Thanks to the advent of IP telephony, a battle is brewing between voice experts and data-com managers, a confrontation that industry insiders and analysts suggest could turn the network operating centre into a combat zone.
Customers, industry analysts and vendors are bullish about IP telephony, the technology that sends voice traffic over data networks and offers a single-wire connection for both voice and data.
The proponents say IP spells simpler administration and lower costs compared to traditional phone systems, like PBXs, because this older technology relies on a separate network to push data. The dual-wire architecture is cumbersome and outmoded, they say. IP, with one wire, is the way of the future.
But others worry that this convergence of data and voice systems could spell division among network caretakers. They say IP introduces a battleground, a plane of war where data communication experts and telephony gurus will fight for control of their companies’ connections.
The theory, said Dan McLean, IDC Canada’s director of enterprise network services research, goes something like this:
“Once you had this whole notion of network convergence really starting to pick up steam and get established, it would create this turf war between the voice-com people within a business and the data-com. If we’re talking about technology that’s more familiar to data-com, [data experts] were probably going to win the war.…You can infer that the days of traditional telecom people in businesses are certainly numbered if this technology takes off in a big way.”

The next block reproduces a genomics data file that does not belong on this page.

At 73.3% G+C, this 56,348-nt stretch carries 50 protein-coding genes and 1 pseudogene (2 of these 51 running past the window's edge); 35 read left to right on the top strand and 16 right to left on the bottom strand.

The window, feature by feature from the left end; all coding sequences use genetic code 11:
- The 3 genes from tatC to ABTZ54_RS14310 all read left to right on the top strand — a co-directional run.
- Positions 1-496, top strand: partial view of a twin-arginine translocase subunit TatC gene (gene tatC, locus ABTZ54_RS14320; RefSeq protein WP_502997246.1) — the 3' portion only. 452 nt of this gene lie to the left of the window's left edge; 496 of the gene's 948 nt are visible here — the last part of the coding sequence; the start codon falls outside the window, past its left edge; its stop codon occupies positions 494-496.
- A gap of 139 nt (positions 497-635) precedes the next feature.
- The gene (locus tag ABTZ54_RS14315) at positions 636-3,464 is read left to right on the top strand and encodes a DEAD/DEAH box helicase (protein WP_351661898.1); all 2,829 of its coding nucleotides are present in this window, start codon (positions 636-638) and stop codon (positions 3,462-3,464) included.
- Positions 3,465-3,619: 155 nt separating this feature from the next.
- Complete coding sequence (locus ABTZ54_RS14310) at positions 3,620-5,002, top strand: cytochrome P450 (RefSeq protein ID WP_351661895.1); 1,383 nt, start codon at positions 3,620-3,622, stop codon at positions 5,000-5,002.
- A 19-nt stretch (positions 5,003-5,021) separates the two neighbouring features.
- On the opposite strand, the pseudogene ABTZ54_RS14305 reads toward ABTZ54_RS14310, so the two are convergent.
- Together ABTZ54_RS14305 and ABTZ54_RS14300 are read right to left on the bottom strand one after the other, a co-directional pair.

Since IP takes its cues from the data network world, McLean’s words suggest a poor future for telephony experts. However, IP retains the voice features of traditional telephony and requires knowledge of voice systems. In this light, perhaps it’s the data network employees who should hold on to their hats.
Either way, this turf war could make the network manager’s job that much more difficult, said Rod Anderson, a network consultant with Ram Computer Group Inc. in B.C. “You can’t get them in the same room,” he said of the phone camp and the data commanders, particularly when they operate under different managers. “If you can, they’ll just throw buns at each other over lunch.”
Still, optimists say the situation need not be so hostile. Early IP implementers insist that there are ways to keep the peace between voice and data experts in the network operating centre.
Don Henkelman is the chief information technology officer with the B.C. Cancer Agency, an organization dedicated to improving the chances of survival when people contract the deadly disease. The agency rolled out its own IP telephony system recently, an architecture for voice, video and data created by Cisco Systems Canada.
Henkelman said the agency stemmed any brewing distrust between voice and data experts early. When it came to staff members and their areas of expertise, “about six years ago, we converged together video, voice and data,” he said.
This integration was the by-product of an experiment in teleconferencing at the agency. Henkelman said his staff members were on the verge of combining voice and video communication, so logic suggested they should work in the same department.